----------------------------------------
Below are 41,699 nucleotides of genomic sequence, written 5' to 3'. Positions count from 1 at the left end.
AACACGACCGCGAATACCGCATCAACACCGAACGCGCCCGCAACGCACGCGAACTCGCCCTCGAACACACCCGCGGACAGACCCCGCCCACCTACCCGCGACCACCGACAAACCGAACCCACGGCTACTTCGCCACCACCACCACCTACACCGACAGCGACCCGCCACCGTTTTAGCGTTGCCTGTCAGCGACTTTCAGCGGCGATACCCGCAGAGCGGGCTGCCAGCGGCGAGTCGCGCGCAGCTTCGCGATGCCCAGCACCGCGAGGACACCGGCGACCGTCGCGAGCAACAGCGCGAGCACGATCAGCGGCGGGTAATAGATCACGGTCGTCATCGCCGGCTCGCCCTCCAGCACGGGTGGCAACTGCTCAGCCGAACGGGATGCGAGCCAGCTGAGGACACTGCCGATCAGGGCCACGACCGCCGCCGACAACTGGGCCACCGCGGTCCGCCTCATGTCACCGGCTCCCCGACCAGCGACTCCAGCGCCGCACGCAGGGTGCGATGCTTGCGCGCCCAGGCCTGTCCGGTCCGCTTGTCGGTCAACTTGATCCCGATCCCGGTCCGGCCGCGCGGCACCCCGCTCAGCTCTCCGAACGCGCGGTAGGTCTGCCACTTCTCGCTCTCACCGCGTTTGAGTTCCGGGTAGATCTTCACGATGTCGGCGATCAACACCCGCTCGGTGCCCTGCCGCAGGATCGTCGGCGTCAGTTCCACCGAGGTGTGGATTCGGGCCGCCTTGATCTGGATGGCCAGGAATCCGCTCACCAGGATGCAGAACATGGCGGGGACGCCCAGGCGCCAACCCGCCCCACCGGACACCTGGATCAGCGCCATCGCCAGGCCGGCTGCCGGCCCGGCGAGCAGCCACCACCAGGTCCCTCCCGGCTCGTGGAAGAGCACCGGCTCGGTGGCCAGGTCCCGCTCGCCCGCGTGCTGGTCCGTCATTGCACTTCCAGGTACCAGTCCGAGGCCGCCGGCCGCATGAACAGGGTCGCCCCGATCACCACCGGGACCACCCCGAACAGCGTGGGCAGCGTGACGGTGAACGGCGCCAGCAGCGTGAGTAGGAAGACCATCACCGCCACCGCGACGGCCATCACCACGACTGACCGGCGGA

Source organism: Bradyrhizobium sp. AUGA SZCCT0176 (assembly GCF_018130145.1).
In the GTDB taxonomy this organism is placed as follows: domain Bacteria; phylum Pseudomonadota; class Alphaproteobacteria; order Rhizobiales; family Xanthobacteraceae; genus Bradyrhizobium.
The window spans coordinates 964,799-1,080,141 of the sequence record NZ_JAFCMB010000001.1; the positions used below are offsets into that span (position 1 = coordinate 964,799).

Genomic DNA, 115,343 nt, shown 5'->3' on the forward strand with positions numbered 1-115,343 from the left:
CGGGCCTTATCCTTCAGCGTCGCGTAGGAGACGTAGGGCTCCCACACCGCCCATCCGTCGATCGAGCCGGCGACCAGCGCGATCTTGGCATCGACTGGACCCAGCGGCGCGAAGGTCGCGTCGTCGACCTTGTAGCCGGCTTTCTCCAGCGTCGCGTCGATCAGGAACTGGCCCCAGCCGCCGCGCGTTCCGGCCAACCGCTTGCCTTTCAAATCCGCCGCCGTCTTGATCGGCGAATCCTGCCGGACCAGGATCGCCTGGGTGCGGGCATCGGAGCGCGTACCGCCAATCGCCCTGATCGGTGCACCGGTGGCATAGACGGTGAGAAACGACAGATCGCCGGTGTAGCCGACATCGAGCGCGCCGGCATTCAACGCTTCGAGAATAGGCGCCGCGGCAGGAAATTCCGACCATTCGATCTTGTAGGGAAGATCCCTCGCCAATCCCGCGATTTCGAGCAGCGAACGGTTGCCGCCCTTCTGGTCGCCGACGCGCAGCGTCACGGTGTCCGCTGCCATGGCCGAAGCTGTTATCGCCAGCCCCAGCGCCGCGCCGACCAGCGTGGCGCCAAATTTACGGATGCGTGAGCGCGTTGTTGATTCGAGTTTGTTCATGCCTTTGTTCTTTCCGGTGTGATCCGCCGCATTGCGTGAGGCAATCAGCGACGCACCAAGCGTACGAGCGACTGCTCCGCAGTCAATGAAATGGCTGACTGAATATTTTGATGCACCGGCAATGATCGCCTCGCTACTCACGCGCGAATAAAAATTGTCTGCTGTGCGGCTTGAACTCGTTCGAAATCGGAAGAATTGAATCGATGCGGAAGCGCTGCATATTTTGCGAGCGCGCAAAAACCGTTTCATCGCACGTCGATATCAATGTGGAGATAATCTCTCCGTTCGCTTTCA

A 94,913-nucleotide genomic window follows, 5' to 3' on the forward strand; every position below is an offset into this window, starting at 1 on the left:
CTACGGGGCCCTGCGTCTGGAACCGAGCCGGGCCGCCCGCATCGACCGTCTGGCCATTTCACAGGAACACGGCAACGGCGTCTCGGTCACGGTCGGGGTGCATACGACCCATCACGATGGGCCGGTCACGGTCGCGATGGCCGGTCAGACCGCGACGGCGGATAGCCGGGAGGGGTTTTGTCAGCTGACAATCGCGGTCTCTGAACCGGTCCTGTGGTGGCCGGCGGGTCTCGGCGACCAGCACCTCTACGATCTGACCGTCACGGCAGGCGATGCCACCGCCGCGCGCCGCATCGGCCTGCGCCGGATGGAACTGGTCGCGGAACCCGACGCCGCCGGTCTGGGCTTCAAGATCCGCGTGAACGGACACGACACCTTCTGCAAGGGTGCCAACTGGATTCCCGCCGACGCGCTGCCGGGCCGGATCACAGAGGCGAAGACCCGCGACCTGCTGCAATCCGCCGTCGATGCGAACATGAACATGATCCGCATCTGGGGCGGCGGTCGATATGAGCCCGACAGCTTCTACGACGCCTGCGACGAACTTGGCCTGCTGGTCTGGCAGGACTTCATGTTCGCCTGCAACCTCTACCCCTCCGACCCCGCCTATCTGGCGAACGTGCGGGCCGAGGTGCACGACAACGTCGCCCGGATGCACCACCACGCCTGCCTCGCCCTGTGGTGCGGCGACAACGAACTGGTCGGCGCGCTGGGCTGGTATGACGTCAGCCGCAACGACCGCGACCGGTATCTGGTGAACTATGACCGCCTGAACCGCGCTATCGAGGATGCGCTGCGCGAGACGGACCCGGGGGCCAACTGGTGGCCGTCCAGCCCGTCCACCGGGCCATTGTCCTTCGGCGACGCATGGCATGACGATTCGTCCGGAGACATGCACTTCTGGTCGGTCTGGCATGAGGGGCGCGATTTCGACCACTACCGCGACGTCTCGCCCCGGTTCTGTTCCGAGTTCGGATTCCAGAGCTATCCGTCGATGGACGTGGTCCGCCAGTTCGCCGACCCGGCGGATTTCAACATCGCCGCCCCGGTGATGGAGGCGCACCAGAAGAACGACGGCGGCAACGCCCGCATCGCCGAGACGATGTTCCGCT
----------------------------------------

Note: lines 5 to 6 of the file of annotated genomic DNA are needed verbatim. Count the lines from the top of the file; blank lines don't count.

The window spans coordinates 964,799-1,080,141 of the sequence record NZ_JAFCMB010000001.1; the positions used below are offsets into that span (position 1 = coordinate 964,799).

Genomic DNA, 115,343 nt, shown 5'->3' on the forward strand with positions numbered 1-115,343 from the left: